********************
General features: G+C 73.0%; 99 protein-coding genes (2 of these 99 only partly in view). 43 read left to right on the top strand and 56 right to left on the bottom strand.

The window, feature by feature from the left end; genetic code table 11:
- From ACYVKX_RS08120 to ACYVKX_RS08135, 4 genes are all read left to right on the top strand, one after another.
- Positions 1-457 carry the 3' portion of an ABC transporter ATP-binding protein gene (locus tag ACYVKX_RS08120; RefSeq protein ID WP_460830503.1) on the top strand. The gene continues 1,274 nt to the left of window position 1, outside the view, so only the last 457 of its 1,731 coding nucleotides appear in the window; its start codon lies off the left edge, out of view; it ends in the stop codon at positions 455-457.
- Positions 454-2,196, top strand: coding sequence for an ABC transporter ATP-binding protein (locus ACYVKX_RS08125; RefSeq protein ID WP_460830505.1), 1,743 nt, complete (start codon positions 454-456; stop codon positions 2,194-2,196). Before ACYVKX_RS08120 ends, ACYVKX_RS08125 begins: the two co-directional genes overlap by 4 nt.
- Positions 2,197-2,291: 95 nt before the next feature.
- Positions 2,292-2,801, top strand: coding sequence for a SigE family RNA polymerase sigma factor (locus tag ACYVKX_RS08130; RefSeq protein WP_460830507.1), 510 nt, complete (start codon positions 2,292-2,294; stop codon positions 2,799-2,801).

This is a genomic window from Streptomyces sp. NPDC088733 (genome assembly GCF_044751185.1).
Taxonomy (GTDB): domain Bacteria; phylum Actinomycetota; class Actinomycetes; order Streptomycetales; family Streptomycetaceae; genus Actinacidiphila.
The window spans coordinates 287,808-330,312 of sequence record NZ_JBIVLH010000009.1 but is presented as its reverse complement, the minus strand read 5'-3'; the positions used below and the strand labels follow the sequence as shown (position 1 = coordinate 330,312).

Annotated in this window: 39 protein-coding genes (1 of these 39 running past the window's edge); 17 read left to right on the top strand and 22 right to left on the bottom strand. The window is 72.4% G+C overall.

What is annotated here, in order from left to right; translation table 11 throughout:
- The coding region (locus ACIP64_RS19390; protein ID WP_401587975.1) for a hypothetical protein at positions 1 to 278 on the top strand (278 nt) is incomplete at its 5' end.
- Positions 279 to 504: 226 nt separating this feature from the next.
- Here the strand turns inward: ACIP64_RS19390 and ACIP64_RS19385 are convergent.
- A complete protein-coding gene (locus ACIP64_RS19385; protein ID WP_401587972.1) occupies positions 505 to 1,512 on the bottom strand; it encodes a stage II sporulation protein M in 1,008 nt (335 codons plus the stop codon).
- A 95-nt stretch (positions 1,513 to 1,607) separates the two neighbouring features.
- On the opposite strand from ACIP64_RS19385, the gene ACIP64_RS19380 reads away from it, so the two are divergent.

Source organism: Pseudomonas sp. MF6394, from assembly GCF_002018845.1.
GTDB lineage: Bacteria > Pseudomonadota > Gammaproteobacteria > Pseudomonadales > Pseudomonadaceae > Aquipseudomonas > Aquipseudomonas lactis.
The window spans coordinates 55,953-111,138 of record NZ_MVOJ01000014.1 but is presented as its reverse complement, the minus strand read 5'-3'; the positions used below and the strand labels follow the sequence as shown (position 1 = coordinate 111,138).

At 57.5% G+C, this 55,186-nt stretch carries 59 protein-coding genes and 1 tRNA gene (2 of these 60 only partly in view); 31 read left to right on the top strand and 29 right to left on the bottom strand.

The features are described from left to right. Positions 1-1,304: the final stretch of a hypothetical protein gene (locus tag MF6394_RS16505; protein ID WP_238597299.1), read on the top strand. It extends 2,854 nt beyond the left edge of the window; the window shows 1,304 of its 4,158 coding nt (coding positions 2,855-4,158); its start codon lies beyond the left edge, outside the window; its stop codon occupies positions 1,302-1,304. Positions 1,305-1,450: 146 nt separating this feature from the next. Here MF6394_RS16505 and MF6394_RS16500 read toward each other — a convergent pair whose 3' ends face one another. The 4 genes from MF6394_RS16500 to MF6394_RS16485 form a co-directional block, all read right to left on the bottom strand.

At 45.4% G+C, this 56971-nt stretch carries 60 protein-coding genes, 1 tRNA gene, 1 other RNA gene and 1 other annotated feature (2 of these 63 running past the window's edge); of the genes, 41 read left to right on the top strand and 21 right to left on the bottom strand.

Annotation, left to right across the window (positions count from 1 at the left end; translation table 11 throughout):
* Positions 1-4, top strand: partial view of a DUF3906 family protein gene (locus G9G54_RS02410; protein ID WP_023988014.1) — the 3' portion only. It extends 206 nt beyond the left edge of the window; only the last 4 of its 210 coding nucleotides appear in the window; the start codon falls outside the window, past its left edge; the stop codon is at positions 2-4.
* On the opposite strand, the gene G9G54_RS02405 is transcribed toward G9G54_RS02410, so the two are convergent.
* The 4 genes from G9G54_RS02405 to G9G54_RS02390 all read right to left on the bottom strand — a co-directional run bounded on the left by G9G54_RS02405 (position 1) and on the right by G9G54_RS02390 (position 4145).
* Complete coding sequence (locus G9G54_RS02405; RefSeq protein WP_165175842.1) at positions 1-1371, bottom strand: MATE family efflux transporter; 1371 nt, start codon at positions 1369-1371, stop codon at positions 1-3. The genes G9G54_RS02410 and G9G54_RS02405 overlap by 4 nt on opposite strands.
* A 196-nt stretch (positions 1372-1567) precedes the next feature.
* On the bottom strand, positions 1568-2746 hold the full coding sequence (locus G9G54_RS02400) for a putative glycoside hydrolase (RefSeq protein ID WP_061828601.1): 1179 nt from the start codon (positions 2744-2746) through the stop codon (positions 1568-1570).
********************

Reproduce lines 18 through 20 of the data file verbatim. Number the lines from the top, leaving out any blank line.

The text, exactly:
- On the opposite strand from ACIP64_RS19385, the gene ACIP64_RS19380 reads away from it, so the two are divergent.

Source organism: Pseudomonas sp. MF6394, from assembly GCF_002018845.1.
GTDB lineage: Bacteria > Pseudomonadota > Gammaproteobacteria > Pseudomonadales > Pseudomonadaceae > Aquipseudomonas > Aquipseudomonas lactis.